Chainmail; a fashion statement of empowerment, resistance and rebellion, a declaration to those around you that you mean business! Think Russell Crow in Gladiator, Vivienne Westward’s punk rock SEX shop, Liz Hurley in that safety pin dress (a 1990s twist on the chainmail look), Paco Rabanne... Pat Butcher! The chain links the cheap and tacky to the one of a kind luxury through the decades; an all encompassing symbol of strength. Let us not reduce the chain to the shoulder strap on a knock off Chanel handbag in a Primark bargain bin, let us reclaim the chain!
Why now? This is the summer after all. We should be artfully arranging ourselves on plaid rugs next to picnic hampers, channelling Rachel Khoo and cooking up madeleines in 1950s ditsy prints, drinking gin with sprigs of lavender in it – according to the Observer last week! I am however yet to see the sun from Edinburgh this year and, in light of having to practically swim through the park last week due to the recent bout of flooding, perhaps this British summer we need a fashion statement of defiance against the odds.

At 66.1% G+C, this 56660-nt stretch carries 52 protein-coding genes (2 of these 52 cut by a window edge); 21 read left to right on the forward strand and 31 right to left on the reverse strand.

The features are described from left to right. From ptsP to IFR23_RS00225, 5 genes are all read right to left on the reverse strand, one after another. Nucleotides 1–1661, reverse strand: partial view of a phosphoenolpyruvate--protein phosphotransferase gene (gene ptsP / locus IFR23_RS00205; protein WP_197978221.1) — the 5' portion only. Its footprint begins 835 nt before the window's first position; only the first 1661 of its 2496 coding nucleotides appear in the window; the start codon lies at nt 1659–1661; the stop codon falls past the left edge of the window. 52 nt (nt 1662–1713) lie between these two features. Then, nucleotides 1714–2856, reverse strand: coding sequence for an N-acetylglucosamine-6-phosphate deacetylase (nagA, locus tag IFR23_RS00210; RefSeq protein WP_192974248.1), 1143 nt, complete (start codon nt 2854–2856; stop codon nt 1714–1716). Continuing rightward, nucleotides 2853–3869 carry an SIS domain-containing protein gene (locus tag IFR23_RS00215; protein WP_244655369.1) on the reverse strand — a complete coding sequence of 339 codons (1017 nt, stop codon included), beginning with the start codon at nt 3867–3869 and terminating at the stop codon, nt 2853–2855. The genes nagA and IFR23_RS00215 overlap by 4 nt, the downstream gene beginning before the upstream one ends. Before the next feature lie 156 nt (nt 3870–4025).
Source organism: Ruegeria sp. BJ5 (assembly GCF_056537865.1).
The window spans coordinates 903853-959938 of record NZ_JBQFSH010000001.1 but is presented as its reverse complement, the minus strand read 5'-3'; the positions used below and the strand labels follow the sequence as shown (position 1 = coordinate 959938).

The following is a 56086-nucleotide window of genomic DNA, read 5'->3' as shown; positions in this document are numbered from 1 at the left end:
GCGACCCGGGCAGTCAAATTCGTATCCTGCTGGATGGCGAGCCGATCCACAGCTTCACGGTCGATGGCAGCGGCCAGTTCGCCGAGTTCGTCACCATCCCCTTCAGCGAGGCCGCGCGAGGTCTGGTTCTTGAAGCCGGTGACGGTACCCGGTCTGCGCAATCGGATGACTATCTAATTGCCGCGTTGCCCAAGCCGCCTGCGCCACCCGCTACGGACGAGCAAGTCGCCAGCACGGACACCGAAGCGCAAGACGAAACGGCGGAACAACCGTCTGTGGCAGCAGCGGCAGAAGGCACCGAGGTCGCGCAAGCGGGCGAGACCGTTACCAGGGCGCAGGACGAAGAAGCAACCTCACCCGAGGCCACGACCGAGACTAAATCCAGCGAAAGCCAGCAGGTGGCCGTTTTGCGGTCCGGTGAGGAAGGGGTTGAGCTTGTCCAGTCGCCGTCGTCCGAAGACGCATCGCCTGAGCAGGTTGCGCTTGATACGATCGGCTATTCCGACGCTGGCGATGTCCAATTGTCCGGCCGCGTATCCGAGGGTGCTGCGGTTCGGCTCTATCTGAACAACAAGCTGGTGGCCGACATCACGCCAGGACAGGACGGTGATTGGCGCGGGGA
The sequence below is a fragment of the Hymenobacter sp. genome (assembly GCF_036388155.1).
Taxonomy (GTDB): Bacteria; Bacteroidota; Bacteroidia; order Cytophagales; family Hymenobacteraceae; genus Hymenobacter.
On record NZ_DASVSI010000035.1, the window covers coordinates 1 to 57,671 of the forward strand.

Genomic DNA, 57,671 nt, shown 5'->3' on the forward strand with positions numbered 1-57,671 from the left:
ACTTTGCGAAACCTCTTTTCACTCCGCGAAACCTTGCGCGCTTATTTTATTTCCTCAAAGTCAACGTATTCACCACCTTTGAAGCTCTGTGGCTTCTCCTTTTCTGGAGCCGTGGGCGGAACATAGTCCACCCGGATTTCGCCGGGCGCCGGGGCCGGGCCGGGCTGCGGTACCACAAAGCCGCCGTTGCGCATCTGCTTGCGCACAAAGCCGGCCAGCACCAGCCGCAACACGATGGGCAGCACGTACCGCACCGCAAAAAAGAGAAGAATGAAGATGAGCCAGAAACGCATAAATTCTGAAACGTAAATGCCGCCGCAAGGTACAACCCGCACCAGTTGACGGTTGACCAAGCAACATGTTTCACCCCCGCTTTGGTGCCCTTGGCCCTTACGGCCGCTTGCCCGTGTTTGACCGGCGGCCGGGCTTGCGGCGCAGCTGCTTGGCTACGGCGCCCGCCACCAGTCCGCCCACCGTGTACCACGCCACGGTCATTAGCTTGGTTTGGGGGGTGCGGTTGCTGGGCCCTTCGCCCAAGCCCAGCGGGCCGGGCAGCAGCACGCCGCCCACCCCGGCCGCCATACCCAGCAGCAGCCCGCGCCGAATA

The chain does of course have practical origins. Chainmail and its use in armour can be seen in historical imagery dating back to 300BC. Today its practical uses may be a little less glamorous than those of the Middle Ages; chainmail is now used to protect butchers against the perils of the meat packing equipment. The empowering quality of chainmail however remains steadfast, for what modern woman does not want to be the embodiment of strength and flexibility!
This look can be as bold as you dare but here are a few Armstrongs examples found at Teviot Place today to give you an idea.